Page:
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Cornell Pediatrics

Focusing on Children's Eye Health and Safety

(August 19, 2009)

August is Children's Eye Health and Safety Month, as designated by Prevent Blindness America, the nation's leading volunteer eye health and safety organization dedicated to fighting blindness and saving sight. Pediatric ophthalmologist Richard L. Levy, MD, Director of Pediatric Ophthalmology and Assistant Professor of Ophthalmology at Weill Cornell Medical College, discusses children's eye health and the importance of early vision screening and regular checkups throughout childhood.


Young children with vision problems often do not know that the way they see the world is not the way everyone sees it. Yet more than 12.1 million school-age children, or one in four, has a vision impairment, and among preschool-age children, more than one in 20 has a vision problem that can cause permanent sight loss if left untreated. Without early detection and treatment, children's vision problems can lead to permanent vision loss and learning difficulties.

Critical Stage of Visual Development

Healthy children without any known risk factors for eye disease should undergo age-appropriate screening examinations with their pediatricians and primary care physicians, and should be referred to an ophthalmologist as needed. "Screening begins with newborns," says Richard L. Levy, MD, Director of Pediatric Ophthalmology at the Weill Cornell Medical College, who also has training in neuro-ophthalmology. "A neonatologist or the child's pediatrician shines a light into the child’s eyes that reflects off the retina in back of the eye. This is very similar to the red eye in a photograph."

According to Dr. Levy, the way that the light appears can tell the examiner different things about the child's eyes. "If the light is absent, that could indicate a cataract, retinal detachment or a tumor," he says. "If it is asymmetric between the eyes, that could indicate that the eyes are aligned improperly, or that one eye is more farsighted or nearsighted than the other."

Early Screening is Crucial

While the majority of infants do not have vision problems identified at this age, it is critical that those that do be identified. In some situations, such as congenital cataracts, timing is crucial. "Unlike with adults, children born with cataracts must have them removed very early in life," says Dr. Levy. "A critical stage of visual development occurs in the first few months, during which time the brain must receive clear visual messages from both eyes. After this critical stage, it becomes too late for the normal connections between the eye and brain to develop."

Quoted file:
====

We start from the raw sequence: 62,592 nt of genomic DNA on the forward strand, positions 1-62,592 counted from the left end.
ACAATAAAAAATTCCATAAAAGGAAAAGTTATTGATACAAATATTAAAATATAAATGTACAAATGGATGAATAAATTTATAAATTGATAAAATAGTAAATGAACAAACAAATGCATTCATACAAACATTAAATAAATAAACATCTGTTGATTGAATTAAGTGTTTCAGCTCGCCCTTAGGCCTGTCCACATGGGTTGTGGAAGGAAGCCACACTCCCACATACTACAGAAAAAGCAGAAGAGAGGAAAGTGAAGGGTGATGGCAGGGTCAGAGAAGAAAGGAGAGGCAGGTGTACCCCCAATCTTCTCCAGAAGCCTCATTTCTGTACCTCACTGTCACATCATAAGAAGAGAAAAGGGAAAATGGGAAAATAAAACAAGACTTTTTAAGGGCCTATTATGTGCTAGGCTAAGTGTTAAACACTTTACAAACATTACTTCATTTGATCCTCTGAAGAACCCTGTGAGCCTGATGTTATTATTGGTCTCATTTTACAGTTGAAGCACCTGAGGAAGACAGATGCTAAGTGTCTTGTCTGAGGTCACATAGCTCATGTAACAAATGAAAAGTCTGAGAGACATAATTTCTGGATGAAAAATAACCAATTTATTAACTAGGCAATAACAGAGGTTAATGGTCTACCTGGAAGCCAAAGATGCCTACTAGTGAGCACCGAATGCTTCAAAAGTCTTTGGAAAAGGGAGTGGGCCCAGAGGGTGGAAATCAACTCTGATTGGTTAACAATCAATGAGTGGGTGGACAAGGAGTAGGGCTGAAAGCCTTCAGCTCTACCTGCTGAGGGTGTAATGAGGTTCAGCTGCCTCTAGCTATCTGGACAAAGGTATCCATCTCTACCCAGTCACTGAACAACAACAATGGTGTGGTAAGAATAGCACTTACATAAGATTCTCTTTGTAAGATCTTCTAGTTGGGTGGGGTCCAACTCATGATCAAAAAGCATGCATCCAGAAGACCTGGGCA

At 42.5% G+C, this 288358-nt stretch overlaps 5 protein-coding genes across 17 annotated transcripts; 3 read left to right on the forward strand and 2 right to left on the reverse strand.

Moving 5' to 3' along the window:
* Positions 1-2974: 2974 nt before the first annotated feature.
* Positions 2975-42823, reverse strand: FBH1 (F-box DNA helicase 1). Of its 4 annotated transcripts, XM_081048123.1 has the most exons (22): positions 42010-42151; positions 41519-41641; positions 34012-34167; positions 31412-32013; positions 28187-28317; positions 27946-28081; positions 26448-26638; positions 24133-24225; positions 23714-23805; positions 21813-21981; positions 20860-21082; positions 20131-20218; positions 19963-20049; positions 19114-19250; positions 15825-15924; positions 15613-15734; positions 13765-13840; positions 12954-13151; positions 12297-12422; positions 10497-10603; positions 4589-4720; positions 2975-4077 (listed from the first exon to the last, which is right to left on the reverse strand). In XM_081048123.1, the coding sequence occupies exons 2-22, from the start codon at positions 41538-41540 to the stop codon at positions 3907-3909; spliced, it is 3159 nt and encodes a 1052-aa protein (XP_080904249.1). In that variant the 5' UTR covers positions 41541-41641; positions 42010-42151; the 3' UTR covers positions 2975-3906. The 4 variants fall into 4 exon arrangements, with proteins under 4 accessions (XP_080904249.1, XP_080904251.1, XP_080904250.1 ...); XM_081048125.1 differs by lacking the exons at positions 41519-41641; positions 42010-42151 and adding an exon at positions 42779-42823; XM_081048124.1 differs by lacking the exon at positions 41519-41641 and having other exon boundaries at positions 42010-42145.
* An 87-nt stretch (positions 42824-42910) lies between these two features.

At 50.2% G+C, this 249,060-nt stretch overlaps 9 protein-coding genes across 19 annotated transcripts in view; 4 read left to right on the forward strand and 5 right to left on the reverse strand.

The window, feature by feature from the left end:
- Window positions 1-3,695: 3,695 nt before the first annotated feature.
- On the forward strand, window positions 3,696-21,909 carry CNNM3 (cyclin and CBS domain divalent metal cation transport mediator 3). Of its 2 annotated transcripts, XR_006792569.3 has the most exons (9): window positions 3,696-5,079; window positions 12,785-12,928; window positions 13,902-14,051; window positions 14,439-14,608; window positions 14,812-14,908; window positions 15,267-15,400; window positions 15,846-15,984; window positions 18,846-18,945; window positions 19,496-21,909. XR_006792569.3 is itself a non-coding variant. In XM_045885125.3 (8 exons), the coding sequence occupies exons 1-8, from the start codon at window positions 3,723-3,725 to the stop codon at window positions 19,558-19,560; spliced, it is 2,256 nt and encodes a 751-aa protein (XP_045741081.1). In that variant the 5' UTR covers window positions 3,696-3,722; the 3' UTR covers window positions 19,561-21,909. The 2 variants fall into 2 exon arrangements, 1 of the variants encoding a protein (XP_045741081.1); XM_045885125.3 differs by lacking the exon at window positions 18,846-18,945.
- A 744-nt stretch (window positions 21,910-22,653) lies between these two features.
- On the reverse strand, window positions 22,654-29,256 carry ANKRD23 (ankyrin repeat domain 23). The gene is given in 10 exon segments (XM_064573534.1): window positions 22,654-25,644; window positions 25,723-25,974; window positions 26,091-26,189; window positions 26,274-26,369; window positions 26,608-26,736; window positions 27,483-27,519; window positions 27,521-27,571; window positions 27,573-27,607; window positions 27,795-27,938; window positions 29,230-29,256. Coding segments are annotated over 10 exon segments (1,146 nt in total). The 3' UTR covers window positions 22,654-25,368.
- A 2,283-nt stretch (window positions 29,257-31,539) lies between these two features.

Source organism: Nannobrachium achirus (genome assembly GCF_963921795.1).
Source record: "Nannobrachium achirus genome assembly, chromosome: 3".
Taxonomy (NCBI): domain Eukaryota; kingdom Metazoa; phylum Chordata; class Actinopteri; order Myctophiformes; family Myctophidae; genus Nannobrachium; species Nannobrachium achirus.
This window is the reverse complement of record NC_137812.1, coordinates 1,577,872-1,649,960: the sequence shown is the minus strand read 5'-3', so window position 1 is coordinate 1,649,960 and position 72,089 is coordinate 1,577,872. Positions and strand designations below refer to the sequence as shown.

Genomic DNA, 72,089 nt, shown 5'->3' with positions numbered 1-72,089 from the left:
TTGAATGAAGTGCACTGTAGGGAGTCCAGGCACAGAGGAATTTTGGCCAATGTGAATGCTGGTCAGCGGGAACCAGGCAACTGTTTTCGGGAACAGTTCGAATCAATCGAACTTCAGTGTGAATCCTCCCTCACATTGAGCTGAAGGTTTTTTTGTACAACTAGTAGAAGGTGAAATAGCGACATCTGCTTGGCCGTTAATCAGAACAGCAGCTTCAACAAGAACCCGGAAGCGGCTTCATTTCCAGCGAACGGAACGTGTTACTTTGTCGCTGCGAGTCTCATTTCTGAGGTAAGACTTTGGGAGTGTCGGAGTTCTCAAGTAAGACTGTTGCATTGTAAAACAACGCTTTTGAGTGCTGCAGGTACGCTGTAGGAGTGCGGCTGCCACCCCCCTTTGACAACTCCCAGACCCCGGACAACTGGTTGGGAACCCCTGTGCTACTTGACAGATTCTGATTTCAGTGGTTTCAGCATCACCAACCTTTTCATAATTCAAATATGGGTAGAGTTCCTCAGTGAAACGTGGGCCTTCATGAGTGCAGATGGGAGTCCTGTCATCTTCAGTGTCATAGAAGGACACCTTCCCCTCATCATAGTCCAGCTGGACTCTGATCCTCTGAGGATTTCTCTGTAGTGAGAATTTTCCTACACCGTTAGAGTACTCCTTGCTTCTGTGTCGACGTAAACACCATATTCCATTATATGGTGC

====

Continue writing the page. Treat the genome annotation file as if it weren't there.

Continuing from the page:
Screening exams should take place at least twice during the first year and include an assessment of visual function and an inspection of the eyes with a hand-held light or microscope. This screening will trigger if either eye is off target or if one eye is different from the other. "These are risk factors for not developing good vision in both eyes and signal to the pediatrician to refer the child to a pediatric ophthalmologist," says Dr. Levy.

"A Sensitive Period of Development"

At about the age of 3, pediatricians can begin to perform formal visual acuity exams with the child's cooperation. "The visual system of a three-year-old is more plastic than that of a five-year-old, so if a problem is developing, it's important to catch it early," says Dr. Levy.

A sensitive period for the development of vision happens up until about the age of 8 during which the connections between the eye and the brain are still getting fine-tuned, says Dr. Levy, who recommends annual checkups after the age of 5. Poor vision, eye pain, changes in the shape or size of an eye, crossed or wandering eyes, or an abnormal appearance to the pupil of one or both eyes can all be signs of serious eye conditions and should be evaluated by a pediatric ophthalmologist.

Common Pediatric Eye Problems